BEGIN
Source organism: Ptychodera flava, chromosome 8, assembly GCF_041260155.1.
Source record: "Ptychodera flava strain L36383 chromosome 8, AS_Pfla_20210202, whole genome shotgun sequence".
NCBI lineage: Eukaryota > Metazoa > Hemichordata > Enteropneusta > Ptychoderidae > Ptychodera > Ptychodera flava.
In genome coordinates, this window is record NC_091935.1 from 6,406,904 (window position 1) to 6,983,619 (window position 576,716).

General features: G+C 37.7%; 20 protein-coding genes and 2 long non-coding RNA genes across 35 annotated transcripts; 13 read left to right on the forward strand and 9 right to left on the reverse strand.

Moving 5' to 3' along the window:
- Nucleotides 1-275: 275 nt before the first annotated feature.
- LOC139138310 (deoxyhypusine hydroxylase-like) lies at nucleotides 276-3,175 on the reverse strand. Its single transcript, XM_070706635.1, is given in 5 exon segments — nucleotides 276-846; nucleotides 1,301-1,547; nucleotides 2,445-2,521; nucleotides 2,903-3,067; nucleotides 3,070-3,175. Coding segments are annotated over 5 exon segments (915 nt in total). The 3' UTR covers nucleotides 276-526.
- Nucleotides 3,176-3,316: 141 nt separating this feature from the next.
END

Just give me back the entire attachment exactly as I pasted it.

Source organism: Ptychodera flava, chromosome 8, assembly GCF_041260155.1.
Source record: "Ptychodera flava strain L36383 chromosome 8, AS_Pfla_20210202, whole genome shotgun sequence".
NCBI lineage: Eukaryota > Metazoa > Hemichordata > Enteropneusta > Ptychoderidae > Ptychodera > Ptychodera flava.
In genome coordinates, this window is record NC_091935.1 from 6,406,904 (window position 1) to 6,983,619 (window position 576,716).

General features: G+C 37.7%; 20 protein-coding genes and 2 long non-coding RNA genes across 35 annotated transcripts; 13 read left to right on the forward strand and 9 right to left on the reverse strand.

Moving 5' to 3' along the window:
- Nucleotides 1-275: 275 nt before the first annotated feature.
- LOC139138310 (deoxyhypusine hydroxylase-like) lies at nucleotides 276-3,175 on the reverse strand. Its single transcript, XM_070706635.1, is given in 5 exon segments — nucleotides 276-846; nucleotides 1,301-1,547; nucleotides 2,445-2,521; nucleotides 2,903-3,067; nucleotides 3,070-3,175. Coding segments are annotated over 5 exon segments (915 nt in total). The 3' UTR covers nucleotides 276-526.
- Nucleotides 3,176-3,316: 141 nt separating this feature from the next.